Text and photographs are © by Ellen Spector Platt & Ellen Zachos, all rights reserved.

Thursday, November 13, 2008

Blooming Grasses

My gardening season starts on Christmas day, when the tradition on my farm has been to light the fireplace, brew a pot of tea, and surround myself with spring catalogs that have been poring in. I start with a sharp pencil, Post-its for marking pages, lists of seeds and plants, and fantasies of what my garden could look like. My tradition continues on New Year’s Day. While the other half of my family celebrates with college bowl games, I try on old and new plant favorites on my wish list.

My visions are vivid for spring and summer, much less so for fall and winter. I do my major garden center buys between April and June, and am seduced by plants not on my list because they’re coming in to season. If I got to a nursery more often in fall I‘d have more grasses in my garden because they’d scream ‘Take me home.’

During fall and winter many grasses show off best. Majesty of structure, movement with the breeze, whispering sounds, a backdrop of crimson and gold trees or a dusting of snow, are some of the reasons to plant grasses. In Mid-November the sun streaming through blooming grasses in the Conservatory Garden is one of the highlights of the display. (top center)
The Conservatory Garden is a largely hidden treasure on 105th and 5th in Central Park.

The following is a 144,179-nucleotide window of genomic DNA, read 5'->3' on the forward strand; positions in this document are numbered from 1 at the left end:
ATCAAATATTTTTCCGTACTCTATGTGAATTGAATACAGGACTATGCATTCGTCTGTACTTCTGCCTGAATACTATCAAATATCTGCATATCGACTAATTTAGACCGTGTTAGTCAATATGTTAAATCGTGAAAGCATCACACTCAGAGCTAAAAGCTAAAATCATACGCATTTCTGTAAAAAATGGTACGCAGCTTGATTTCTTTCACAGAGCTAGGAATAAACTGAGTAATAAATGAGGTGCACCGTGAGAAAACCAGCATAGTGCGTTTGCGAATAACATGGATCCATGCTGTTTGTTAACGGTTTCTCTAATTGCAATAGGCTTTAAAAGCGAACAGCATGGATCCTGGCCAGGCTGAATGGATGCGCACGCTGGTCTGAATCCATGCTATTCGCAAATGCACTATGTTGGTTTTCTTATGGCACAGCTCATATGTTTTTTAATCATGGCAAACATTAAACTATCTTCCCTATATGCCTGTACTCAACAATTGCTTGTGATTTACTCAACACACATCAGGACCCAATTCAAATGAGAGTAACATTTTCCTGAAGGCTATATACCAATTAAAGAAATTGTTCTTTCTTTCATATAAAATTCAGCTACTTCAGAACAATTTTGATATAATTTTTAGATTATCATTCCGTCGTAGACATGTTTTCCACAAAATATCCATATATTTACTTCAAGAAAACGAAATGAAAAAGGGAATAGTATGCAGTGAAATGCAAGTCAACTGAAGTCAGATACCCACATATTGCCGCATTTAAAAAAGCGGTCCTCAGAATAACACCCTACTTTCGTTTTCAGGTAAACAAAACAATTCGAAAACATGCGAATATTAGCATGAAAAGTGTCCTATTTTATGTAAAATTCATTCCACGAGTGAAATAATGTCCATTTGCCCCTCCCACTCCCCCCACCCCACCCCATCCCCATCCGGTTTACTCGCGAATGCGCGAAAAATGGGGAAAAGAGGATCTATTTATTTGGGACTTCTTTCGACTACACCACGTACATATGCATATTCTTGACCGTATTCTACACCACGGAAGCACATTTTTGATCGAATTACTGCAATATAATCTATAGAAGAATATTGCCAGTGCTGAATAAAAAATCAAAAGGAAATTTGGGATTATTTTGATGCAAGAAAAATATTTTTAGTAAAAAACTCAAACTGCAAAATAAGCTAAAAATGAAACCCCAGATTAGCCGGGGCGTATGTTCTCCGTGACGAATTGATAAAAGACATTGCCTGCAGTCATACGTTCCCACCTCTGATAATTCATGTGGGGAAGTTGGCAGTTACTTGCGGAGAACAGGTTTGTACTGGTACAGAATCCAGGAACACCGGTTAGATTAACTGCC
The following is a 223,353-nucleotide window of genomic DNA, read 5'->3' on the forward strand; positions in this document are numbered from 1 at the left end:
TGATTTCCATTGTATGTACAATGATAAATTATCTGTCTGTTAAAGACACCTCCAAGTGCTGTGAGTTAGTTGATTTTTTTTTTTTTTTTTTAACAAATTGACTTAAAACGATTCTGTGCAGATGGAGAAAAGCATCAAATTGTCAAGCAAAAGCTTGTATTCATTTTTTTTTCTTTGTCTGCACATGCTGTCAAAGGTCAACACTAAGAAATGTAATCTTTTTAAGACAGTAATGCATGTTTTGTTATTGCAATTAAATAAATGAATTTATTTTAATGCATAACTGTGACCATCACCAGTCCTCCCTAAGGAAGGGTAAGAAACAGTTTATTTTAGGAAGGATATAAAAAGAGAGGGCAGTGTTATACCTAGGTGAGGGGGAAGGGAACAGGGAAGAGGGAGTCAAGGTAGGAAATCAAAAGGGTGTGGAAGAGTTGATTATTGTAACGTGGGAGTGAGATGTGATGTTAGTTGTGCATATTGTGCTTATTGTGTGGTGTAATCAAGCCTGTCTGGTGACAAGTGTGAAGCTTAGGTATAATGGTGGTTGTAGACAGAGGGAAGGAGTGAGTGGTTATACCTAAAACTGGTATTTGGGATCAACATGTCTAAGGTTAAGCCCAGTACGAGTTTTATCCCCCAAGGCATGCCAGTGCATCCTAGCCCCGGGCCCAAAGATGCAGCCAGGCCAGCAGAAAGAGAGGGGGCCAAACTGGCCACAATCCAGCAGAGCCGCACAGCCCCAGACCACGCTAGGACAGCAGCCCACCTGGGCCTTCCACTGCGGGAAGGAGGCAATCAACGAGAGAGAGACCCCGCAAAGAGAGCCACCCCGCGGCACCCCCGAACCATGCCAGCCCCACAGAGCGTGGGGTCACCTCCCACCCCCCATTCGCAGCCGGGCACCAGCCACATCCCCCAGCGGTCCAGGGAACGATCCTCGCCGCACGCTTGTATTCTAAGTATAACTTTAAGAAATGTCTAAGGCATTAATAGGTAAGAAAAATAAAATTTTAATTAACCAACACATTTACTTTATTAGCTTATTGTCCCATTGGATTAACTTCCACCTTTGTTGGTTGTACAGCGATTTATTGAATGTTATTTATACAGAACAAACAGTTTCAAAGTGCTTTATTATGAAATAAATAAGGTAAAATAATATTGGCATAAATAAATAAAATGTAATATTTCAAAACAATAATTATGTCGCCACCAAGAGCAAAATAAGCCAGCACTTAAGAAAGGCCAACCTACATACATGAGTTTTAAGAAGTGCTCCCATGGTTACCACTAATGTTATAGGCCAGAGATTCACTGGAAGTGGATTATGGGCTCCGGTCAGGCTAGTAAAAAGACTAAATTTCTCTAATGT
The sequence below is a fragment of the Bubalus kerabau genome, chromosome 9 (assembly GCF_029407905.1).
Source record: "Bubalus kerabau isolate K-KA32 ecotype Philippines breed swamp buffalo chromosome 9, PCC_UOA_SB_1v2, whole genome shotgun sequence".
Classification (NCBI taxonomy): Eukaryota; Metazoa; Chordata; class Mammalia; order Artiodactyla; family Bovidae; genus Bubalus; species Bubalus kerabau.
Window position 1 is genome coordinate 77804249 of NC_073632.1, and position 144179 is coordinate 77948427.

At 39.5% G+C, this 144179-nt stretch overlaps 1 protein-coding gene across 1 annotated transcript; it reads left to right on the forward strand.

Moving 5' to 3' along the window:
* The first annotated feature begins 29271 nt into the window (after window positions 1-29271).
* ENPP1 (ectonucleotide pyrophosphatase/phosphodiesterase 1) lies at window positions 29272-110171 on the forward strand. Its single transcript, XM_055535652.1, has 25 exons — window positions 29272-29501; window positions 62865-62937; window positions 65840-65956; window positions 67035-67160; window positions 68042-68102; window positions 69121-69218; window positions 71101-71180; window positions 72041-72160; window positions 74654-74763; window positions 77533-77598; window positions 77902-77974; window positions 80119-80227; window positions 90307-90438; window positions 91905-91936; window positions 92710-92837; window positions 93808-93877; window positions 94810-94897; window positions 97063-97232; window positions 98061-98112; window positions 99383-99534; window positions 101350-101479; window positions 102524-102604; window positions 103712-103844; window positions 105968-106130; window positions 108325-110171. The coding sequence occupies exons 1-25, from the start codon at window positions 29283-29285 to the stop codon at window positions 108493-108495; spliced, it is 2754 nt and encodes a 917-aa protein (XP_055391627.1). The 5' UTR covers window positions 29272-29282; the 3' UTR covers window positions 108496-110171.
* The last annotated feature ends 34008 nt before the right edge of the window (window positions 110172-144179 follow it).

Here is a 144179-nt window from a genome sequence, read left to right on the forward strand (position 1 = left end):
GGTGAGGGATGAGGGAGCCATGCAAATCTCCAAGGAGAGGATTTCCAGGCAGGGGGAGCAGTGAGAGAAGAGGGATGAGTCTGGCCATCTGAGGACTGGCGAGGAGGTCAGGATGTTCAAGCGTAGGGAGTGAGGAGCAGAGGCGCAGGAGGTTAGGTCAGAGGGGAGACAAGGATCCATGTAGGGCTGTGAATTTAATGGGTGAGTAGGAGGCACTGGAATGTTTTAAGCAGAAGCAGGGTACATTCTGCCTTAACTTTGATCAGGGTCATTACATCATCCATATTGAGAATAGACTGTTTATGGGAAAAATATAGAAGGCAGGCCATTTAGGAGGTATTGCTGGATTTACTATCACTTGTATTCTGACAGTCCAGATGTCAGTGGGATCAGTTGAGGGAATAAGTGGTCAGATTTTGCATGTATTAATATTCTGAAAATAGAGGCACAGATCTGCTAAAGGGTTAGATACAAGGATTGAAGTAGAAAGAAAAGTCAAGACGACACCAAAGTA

On the right, noted garden photographer Alan Detrick captures light playing off the grasses in one of my fall displays. (©Alan & Linda Detrick)

New York City gardeners find that that grasses are perfect for containers and many like sea oats, golden variegated Hakonechloa,and Japanese blood grass do well in light shade. Use grasses like the tough Giant Reed (Arundo donax) for screening as well as aesthetics. Remember that the annual spring shearing will leave you temporarily exposed. On the right, my rooftop garden in September with Pennisetum grass, black-eyed Susans, and the lovely Joe-Pye variety, Eupatorium 'Little Joe' (Double-click to enlarge photo.)

Cut a few stems of any grass from your garden when the plant is coming into bloom and stand them in an attractive container. They’ll dry in place and give you an elegant but inexpensive display all winter. If you don’t have any of your own, look in vacant lots for weed grasses like green foxtail, that looks fantastic dried. Pick in the green stage, late summer to early fall so the seeds won’t drop all over your floor as the bloom dries.


Anonymous said...

Hi Ellen: Thanks for the helpful explanation of why cut grasses drop their seeds indoors.
From now on, I'll know to cut them before they mature!

Ellen Spector Platt said...

Hi Fern, What's good for drying grasses is bad for drying hydrangea. Cut and dry those showy shrubs only when the petal are very mature, otherwise you'll see major shriveling. Thanks for stopping by. ESP

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